Conversation: Renée Green and Gloria Sutton Thursday, February 18 7:30–9pm EST

Join at 7:30 pm EST for a conversation between artist Renée Green and art historian Gloria Sutton to celebrate the publication of Renée Green: Pacing (Carpenter Center for the Visual Arts / Free Agent Media, 2021).

Stemming from Green’s two-year project at the Carpenter Center for the Visual Arts during which she presented a series of interlinked public programs and exhibitions, including her major exhibition Within Living Memory (Feb 1–Apr 15, 2018), this handsome publication illuminates Green’s unfolding process, with a sequence of exhibitions that took place from 2015 and culminating in Pacing: Facing in Toronto; Tracing in Como, Italy; Placing in Berlin; Spacing in Lisbon; and Begin Again, Begin Again in Los Angeles. The result is a meditation on creative processes across histories and media, partially inspired by two architectural icons: Rudolf M. Schindler and Le Corbusier.

Spurred by inhabiting an architectural icon—Le Corbusier’s Carpenter Center—the book explores the historical and institutional legacies of modernism’s other forms, including cinema, visual art, poetry, music and literature, and complements a series of brochures with three substantial essays by Sutton that were published during Green’s two year engagement with CCVA.

Lavishly illustrated, Renée Green: Pacing features a new essay by Sutton, a poem and an essay by Fred Moten, and brings together a series of previously unpublished conversations between the artist and Yvonne Rainer, Nora M. Alter and Mason Leaver-Yap, documenting the project’s public programming. Additional contributions are provided by Nicholas Korody, William S. Smith in addition to a foreword by Carpenter Center director Dan Byers.

To celebrate the book launch, ACT Prof. Green will be joined in conversation by ACT Affiliate Gloria Sutton, catalogue contributor and the Carpenter Center Scholar-in-Residence over the course of Green’s Pacing residency.

In addition to its upcoming programs, the Carpenter Center presents Carpenter Center Conversations, a free publication series available by mail. For each virtual program, the Carpenter Center will publish a limited-edition booklet with an edited transcript of the exchange. These booklets will be made available for free as digital downloads and in hard copy upon request. In this time of online gathering, this publication series is meant to serve as a material record of Carpenter Center programming and an art historical resource for future scholars and artists.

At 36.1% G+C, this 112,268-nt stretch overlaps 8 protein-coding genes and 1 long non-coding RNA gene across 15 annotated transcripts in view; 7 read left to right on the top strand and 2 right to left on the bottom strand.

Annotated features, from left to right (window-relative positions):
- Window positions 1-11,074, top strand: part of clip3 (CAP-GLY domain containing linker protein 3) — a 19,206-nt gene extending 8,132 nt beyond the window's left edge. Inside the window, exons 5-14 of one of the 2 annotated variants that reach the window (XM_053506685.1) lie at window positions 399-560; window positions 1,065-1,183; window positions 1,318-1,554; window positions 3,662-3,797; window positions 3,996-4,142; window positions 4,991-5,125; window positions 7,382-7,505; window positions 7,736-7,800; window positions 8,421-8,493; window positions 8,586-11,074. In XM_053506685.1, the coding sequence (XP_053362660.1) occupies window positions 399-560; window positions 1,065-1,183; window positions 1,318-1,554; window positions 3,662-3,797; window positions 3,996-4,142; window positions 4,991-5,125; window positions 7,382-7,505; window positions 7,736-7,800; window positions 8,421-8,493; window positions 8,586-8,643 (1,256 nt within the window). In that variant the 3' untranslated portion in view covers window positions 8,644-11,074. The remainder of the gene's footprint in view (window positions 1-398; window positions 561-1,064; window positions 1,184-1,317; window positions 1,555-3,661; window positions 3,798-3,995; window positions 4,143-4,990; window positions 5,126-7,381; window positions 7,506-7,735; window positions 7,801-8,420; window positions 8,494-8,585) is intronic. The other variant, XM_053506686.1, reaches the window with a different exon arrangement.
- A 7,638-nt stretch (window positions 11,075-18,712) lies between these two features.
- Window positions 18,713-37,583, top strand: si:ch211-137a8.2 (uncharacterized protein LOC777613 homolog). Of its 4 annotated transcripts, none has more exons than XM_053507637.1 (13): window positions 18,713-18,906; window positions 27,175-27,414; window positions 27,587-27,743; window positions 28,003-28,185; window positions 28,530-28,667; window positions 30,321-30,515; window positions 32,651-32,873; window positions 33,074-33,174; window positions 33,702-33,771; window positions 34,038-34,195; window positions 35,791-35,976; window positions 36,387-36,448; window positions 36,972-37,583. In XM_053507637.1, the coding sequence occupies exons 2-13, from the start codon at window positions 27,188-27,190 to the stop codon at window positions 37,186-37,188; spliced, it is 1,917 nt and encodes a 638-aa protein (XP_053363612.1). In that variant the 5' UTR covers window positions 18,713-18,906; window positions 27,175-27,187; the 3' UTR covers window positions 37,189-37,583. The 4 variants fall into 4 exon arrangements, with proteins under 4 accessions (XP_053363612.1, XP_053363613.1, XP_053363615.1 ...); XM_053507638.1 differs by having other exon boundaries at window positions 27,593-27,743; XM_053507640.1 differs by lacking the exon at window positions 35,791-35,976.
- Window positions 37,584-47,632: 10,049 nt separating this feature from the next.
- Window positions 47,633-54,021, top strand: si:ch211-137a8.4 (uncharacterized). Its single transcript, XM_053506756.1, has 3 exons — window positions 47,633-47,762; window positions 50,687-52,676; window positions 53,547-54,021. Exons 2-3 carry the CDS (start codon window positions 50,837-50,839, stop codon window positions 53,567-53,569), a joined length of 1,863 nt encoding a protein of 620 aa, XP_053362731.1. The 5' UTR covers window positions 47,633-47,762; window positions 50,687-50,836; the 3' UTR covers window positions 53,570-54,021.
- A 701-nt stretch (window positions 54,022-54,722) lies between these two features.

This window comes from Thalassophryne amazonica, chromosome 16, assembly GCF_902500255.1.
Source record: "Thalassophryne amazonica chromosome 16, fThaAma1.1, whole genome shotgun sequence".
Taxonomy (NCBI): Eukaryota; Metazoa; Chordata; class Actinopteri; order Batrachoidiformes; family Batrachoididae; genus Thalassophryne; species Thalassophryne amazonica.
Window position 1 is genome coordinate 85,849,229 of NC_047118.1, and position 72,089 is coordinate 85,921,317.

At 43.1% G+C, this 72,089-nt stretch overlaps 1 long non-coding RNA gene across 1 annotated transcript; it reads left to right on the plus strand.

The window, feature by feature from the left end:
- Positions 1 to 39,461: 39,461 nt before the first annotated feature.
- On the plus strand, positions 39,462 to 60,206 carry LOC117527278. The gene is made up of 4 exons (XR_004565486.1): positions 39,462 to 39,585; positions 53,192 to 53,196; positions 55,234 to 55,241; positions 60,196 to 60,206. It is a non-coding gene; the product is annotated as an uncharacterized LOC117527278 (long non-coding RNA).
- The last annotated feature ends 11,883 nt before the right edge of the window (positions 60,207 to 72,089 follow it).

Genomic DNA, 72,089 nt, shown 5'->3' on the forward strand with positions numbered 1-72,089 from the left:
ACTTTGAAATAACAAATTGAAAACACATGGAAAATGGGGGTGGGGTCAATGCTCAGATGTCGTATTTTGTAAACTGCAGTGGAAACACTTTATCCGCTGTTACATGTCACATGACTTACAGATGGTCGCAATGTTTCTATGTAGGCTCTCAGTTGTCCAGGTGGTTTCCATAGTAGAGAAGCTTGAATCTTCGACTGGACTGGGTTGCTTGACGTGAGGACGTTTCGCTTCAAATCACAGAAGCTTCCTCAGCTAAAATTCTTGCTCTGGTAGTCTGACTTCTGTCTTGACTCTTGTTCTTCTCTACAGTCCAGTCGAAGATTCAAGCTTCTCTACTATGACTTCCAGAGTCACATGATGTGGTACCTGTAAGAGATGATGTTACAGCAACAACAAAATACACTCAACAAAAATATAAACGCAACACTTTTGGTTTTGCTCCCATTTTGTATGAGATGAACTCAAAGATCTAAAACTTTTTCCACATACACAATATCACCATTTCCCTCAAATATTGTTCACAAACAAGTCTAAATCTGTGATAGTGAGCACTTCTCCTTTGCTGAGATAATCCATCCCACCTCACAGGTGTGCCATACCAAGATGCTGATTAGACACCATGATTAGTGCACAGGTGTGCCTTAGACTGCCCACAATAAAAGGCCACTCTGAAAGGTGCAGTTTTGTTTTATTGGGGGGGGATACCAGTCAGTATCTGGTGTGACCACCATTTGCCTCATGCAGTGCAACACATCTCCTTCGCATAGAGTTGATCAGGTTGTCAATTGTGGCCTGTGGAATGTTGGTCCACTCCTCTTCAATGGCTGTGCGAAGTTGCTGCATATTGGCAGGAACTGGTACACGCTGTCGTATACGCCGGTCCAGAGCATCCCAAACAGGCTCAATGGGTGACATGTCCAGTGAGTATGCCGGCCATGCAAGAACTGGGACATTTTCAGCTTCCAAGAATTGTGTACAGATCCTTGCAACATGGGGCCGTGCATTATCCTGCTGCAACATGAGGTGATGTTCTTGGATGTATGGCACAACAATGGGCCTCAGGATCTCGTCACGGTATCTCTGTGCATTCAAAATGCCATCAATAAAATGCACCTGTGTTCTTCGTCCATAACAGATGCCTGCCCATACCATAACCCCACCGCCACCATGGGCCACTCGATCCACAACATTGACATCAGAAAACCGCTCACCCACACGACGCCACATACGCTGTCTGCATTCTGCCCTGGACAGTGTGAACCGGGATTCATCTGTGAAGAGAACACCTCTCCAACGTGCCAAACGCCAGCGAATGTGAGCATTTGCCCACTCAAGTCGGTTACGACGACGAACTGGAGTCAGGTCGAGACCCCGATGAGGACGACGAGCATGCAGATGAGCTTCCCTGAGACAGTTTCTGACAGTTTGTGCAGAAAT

Renée Green Renée Green is an artist, writer, and filmmaker known for her highly layered and formally complex multimedia installations in which ideas, perception, and experience are examined from myriad perspectives. Via films, essays and writings, installations, digital media, architecture, sound-related works, film series, and events, her work engages with investigations into circuits of relation and exchange over time, the gaps and shifts in what survives in public and private memories, as well as what has been imagined and invented.

Gloria Sutton Gloria Sutton is Assistant Professor of Contemporary Art History and New Media at Northeastern University. Author of The Experience Machine: Stan VanDerBeek’s Movie-Drome and Expanded Cinema (MIT Press, 2015), her scholarship also appears in Mainframe Experimentalism: Early Digital Computing and the Experimental Arts (University of California Press, 2012) and Future Cinema: The Cinematic Imaginary After Film (MIT Press, 2003).

She has published numerous exhibition catalogue essays on artists including Kirsten Everberg (Pomona College Museum of Art), Renée Green (Musée Cantonal des Beaux-Arts, Lausanne), Karl Haendel (Museum of Contemporary Art Los Angeles), Carsten Höller (New Museum), Laura Owens (Kunsthalle Zurich), Kerry Tribe (American Academy Berlin), and contributed to Ice Cream: Contemporary Art in Culture (Phaidon, 2007) and Vitamin Ph, New Perspectives in Photography (Phaidon, 2006). Her current book project, titled Nodes and Networks: Contemporary Art After the Internet, recasts the current debates about analogue vs. digital not as stable media, but as durational behaviors.

Sutton received her PhD from the University of California, Los Angeles and has been a fellow at the Whitney Museum of American Art Independent Study Program and the Getty Research Institute.